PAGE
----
Oral cancer

00:00 / 00:00



Oral cancer

Eyes, ears, nose, and throat


Oral cancer


0 / 7 complete

High Yield Notes

18 pages


Oral cancer

of complete

External Links


Oral cancer describes cancers that originate in the oral cavity.

The oral cavity includes the lips, the gingiva, or gums, the floor of the mouth, the buccal mucosa which is the soft lining of the inner lips and cheeks, the anterior or front two-thirds of the tongue, the hard palate which is the tough front part of the roof of the mouth, and the retromolar trigone which is the mucosa right behind the last molars on the bottom row of teeth.

Behind the oral cavity is the oropharynx.

The oropharynx includes the soft palate which is the soft part of the roof of the mouth right behind the hard palate, the tonsils, the walls of the throat, and the posterior or back one-third of the tongue.

The oral cavity and oropharynx are lined by epithelium - and there are a few different types.

The first type of epithelium is called keratinized stratified squamous epithelium.

These epithelial cells produce keratin, a protein that makes the layer tough, and protects against normal wear and tear from food and drinks.

Beneath the epithelium, there’s another layer called the basement membrane made of tough connective tissue, and below that is the lamina propria which yet more connective tissue that houses blood vessels, lymphatics, nerves, and immune cells.

The oral surfaces covered in keratinized epithelium include the hard palate, the dorsal surface, or top, of the tongue, and the gingiva.

A second type of epithelium is non-keratinized stratified squamous epithelium, and it contains cells that don’t produce much keratin, making this layer less tough.


Oral cancer refers to cancers that develop in the oral cavity. Such cancers can affect the lips, tongue, cheek lining, floor of the mouth, and hard and soft palate. Common risk factors for oral cancer include alcohol abuse, tobacco smoking, using betel quid, immunodeficiency, and nutritional deficiencies. Diagnosis includes a biopsy, while treatment might include surgery, chemotherapy, or radiation therapy.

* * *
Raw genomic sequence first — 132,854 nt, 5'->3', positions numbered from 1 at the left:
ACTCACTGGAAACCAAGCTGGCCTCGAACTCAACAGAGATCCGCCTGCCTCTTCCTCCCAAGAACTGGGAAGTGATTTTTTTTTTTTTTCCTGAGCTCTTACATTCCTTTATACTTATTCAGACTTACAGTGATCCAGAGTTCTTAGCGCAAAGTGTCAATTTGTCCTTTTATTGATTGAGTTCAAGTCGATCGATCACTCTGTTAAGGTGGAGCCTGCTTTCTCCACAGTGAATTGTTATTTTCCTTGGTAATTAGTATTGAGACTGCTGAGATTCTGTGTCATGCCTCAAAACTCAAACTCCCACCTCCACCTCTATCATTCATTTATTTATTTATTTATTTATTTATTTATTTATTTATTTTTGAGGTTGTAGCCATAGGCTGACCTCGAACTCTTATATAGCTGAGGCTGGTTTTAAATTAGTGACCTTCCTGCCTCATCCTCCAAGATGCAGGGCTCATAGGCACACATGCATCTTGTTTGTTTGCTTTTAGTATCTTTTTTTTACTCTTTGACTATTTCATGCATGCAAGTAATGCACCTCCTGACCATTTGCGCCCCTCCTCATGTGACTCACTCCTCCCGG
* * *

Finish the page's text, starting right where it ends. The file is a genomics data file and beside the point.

1. "Robbins Basic Pathology" Elsevier (2017)
  2. "Harrison's Principles of Internal Medicine, Twentieth Edition (Vol.1 & Vol.2)" McGraw-Hill Education / Medical (2018)
  3. "Pathophysiology of Disease: An Introduction to Clinical Medicine 8E" McGraw-Hill Education / Medical (2018)
  4. "CURRENT Medical Diagnosis and Treatment 2020" McGraw-Hill Education / Medical (2019)
  5. "Oral leukoplakia, the ongoing discussion on definition and terminology" Medicina Oral Patología Oral y Cirugia Bucal (2015)
  6. "Survival of Patients with Oral Cavity Cancer in Germany" PLoS ONE (2013)
  7. "Human Papillomavirus Types in Head and Neck Squamous Cell Carcinomas Worldwide: A Systematic Review" Cancer Epidemiology, Biomarkers & Prevention (2005)

Copyright © 2023 Elsevier, its licensors, and contributors. All rights are reserved, including those for text and data mining, AI training, and similar technologies.

Cookies are used by this site.

USMLE® is a joint program of the Federation of State Medical Boards (FSMB) and the National Board of Medical Examiners (NBME). COMLEX-USA® is a registered trademark of The National Board of Osteopathic Medical Examiners, Inc. NCLEX-RN® is a registered trademark of the National Council of State Boards of Nursing, Inc. Test names and other trademarks are the property of the respective trademark holders. None of the trademark holders are endorsed by nor affiliated with Osmosis or this website.